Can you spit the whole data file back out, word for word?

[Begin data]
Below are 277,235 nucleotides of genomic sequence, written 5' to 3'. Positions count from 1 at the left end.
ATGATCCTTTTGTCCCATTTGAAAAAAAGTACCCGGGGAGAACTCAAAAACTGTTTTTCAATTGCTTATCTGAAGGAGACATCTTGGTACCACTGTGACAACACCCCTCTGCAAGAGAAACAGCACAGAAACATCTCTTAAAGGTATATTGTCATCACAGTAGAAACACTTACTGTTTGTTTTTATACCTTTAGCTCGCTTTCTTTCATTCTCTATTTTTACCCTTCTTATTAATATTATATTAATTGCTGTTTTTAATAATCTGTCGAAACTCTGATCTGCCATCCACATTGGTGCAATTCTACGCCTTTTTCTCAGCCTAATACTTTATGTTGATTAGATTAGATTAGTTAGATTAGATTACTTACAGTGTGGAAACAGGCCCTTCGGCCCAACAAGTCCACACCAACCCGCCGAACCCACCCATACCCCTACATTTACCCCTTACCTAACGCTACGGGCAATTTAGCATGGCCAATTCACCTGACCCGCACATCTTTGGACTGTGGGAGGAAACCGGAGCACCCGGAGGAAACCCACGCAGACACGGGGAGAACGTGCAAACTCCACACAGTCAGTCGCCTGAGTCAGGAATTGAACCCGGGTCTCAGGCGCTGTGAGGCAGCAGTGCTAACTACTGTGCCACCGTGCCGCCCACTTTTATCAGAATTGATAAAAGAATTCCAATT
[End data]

Below are 277,235 nucleotides of genomic sequence, written 5' to 3'. Positions count from 1 at the left end.
ATGATCCTTTTGTCCCATTTGAAAAAAAGTACCCGGGGAGAACTCAAAAACTGTTTTTCAATTGCTTATCTGAAGGAGACATCTTGGTACCACTGTGACAACACCCCTCTGCAAGAGAAACAGCACAGAAACATCTCTTAAAGGTATATTGTCATCACAGTAGAAACACTTACTGTTTGTTTTTATACCTTTAGCTCGCTTTCTTTCATTCTCTATTTTTACCCTTCTTATTAATATTATATTAATTGCTGTTTTTAATAATCTGTCGAAACTCTGATCTGCCATCCACATTGGTGCAATTCTACGCCTTTTTCTCAGCCTAATACTTTATGTTGATTAGATTAGATTAGTTAGATTAGATTACTTACAGTGTGGAAACAGGCCCTTCGGCCCAACAAGTCCACACCAACCCGCCGAACCCACCCATACCCCTACATTTACCCCTTACCTAACGCTACGGGCAATTTAGCATGGCCAATTCACCTGACCCGCACATCTTTGGACTGTGGGAGGAAACCGGAGCACCCGGAGGAAACCCACGCAGACACGGGGAGAACGTGCAAACTCCACACAGTCAGTCGCCTGAGTCAGGAATTGAACCCGGGTCTCAGGCGCTGTGAGGCAGCAGTGCTAACTACTGTGCCACCGTGCCGCCCACTTTTATCAGAATTGATAAAAGAATTCCAATT